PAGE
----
Each state has its own specific set of laws that govern how a married couple must proceed when they want to divorce. However, when unmarried partners separate, they do not have the same rights and responsibilities by law. Below are a few key differences and the legal measures you may be able to take if you’re breaking up.
If You’re Not Married, Your Assets are Not ‘Marital Property’
Unless they signed a prenuptial agreement that states otherwise, married couples who divorce must divide their assets according to state law. The courts consider everything they own to be “marital property,” including their home, cars, furniture, businesses, jewelry, investments, and retirement accounts. Even purchases under only one spouse’s name are marital property. They must also split their debts, including credit card bills, mortgages, car loans, home equity loans, tax obligations, and more.
On the other hand, unmarried partners keep their own property and debts if they split. There are exceptions, for example, if the couple bought property together, opened a joint bank account, or otherwise combined their assets. In those cases, a civil court will typically order the parties to divide the property in half, unless one partner can prove he or she paid for more and should therefore have a larger share. Most states do not enforce support setups that work like alimony for separating partners who were not married.
Common Law Marriage
Marital law generally does not apply to unmarried couples who separate. However, the following states recognize common-law marriage:
- Colorado (Colo. Stat. §14-2-109.5)
- Iowa (Iowa Code §595.1A)
- Kansas (Kan. Stat. §23-2502; Kan. Stat. §23-2714)
- Montana (Mont. Stat. §40-1-403)
- New Hampshire: (N.H. Stat. §457:39)
- South Carolina: (S.C. Stat. §20-1-360)
- Texas: (Tex. Family Law §1.101; Tex. Family Law §2.401-2.402)
- Utah: (Utah Stat. §30-1-4.5)
Additionally, some states have laws somewhat similar to common-law marriage, such as Washington State, where there’s a doctrine called “Committed Intimate Relationship” (CIR). We suggest talking to a family law attorney, like those at Petrelli Previtera about how the laws in your area may impact your right to marital property.
Couples in a common law marriage did not have a wedding ceremony and do not have a marriage license. Still, they hold the same rights and responsibilities as couples who are legally married. If you live in one of the above states and are splitting from your partner, be sure to review the specific laws that govern your division of property.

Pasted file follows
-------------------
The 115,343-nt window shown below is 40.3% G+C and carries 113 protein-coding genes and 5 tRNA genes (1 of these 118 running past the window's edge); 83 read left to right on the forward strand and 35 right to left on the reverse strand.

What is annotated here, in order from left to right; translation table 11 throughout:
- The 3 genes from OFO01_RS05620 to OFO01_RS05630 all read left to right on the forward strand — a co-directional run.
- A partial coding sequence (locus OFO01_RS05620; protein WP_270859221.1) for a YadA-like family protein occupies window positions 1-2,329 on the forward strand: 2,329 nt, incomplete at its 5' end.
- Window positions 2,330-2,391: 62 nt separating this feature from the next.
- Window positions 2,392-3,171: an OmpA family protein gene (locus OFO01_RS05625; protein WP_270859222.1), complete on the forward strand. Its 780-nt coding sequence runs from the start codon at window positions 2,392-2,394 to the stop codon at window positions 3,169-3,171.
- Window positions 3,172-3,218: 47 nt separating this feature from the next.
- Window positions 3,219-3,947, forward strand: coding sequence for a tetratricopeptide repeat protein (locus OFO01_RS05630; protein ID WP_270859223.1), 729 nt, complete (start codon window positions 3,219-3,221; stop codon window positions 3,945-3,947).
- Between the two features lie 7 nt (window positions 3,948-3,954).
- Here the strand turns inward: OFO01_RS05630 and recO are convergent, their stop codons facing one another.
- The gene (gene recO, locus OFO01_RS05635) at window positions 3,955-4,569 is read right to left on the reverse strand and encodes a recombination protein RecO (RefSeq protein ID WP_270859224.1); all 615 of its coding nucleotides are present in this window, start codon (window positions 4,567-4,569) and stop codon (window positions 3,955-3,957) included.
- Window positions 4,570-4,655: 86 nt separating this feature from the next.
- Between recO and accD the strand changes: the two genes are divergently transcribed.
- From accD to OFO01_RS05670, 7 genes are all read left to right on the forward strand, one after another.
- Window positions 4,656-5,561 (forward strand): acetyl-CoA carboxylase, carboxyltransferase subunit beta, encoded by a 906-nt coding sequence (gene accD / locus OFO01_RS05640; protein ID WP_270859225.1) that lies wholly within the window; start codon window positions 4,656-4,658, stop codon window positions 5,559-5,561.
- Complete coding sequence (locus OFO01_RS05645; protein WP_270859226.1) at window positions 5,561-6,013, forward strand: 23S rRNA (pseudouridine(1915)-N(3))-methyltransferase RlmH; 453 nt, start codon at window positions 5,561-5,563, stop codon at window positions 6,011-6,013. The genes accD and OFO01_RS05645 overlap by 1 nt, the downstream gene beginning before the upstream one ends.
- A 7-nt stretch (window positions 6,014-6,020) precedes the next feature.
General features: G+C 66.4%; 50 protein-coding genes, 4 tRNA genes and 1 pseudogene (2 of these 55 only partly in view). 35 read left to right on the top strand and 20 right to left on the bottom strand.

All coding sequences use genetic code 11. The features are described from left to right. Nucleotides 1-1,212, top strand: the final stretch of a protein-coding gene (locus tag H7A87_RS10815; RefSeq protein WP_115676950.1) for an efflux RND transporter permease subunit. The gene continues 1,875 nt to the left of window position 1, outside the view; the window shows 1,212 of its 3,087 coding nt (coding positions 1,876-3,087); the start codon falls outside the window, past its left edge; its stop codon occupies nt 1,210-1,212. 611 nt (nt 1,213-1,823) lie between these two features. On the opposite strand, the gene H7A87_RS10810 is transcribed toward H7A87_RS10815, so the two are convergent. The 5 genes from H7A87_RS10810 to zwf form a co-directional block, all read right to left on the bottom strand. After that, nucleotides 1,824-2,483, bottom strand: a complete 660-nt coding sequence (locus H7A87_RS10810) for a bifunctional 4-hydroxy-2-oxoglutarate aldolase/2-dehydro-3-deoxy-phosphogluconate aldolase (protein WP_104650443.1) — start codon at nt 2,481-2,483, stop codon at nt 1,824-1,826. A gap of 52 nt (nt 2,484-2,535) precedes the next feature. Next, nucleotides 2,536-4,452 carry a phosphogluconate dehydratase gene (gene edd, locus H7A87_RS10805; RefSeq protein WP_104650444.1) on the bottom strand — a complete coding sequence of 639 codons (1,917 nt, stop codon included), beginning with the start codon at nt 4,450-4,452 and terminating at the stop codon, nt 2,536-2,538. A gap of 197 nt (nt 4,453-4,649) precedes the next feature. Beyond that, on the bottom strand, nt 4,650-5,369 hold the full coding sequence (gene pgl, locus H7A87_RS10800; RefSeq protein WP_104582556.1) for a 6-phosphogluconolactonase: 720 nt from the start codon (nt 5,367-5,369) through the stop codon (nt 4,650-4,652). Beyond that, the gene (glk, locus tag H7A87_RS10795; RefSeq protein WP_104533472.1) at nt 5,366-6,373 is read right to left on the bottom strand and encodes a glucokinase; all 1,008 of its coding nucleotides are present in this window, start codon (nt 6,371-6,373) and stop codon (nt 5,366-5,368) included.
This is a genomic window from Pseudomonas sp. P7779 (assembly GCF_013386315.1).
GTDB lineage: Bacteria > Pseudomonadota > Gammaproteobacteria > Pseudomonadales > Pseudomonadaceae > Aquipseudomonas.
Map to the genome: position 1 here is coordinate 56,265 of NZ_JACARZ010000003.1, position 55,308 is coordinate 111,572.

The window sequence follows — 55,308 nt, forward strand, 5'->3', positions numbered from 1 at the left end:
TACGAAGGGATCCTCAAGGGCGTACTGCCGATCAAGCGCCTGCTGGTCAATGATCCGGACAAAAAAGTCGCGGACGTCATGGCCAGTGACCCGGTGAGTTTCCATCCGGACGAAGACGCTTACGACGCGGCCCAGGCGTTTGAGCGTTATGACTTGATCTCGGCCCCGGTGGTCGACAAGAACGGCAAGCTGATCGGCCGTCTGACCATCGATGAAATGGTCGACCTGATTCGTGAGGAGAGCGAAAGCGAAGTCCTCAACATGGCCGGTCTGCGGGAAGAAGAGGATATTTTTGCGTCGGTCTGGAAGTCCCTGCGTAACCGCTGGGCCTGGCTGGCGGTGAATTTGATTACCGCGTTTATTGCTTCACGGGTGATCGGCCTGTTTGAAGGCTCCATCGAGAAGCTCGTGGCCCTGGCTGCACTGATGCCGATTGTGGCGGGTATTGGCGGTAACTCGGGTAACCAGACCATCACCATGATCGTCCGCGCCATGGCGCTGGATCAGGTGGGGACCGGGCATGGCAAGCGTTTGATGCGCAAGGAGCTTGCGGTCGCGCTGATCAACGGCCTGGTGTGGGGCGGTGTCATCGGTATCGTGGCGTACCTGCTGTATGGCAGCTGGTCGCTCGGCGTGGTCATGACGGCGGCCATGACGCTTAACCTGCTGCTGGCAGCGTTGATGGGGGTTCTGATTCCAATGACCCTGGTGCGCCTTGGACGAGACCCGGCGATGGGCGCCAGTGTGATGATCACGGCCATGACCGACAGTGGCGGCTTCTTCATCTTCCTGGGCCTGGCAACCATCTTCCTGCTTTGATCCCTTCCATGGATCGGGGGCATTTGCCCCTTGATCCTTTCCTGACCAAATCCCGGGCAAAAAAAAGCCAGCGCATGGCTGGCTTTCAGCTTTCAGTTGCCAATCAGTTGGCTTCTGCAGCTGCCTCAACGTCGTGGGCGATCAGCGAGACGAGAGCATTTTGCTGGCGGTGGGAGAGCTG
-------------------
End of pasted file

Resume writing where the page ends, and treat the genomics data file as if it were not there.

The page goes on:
Separating in Pennsylvania and New Jersey
Common Law in PA
Pennsylvania and New Jersey do not recognize common law marriage. However, when unmarried couples separate, they can still take certain measures to protect their rights and assets and ensure a fair split of the property they share.
Unmarried couples with children must abide by certain rules when they split, however. Pennsylvania law acts in the child’s best interest, regardless of whether the parents are married. One parent can still seek child support from the other. Partners who have children together should put their agreement into writing. If they cannot agree, the parents can schedule a hearing before a judge to obtain a decision.
How Unmarried Couples Can Legally Divide Their Property
If you are unmarried, you still have options if you decide to break up. A skilled family lawyer can assist you in writing and filing a legally-binding separation agreement. While many states do not recognize it in the same way as a divorce agreement, this document addresses the important legal aspects of separating, such as property division, a parenting plan, and more.
If you and your partner are separating, Petrelli Previtera, LLC can provide the legal counsel and advice you need to move forward appropriately. Feel free to contact our firm for more information. We’ll discuss your rights and the next steps.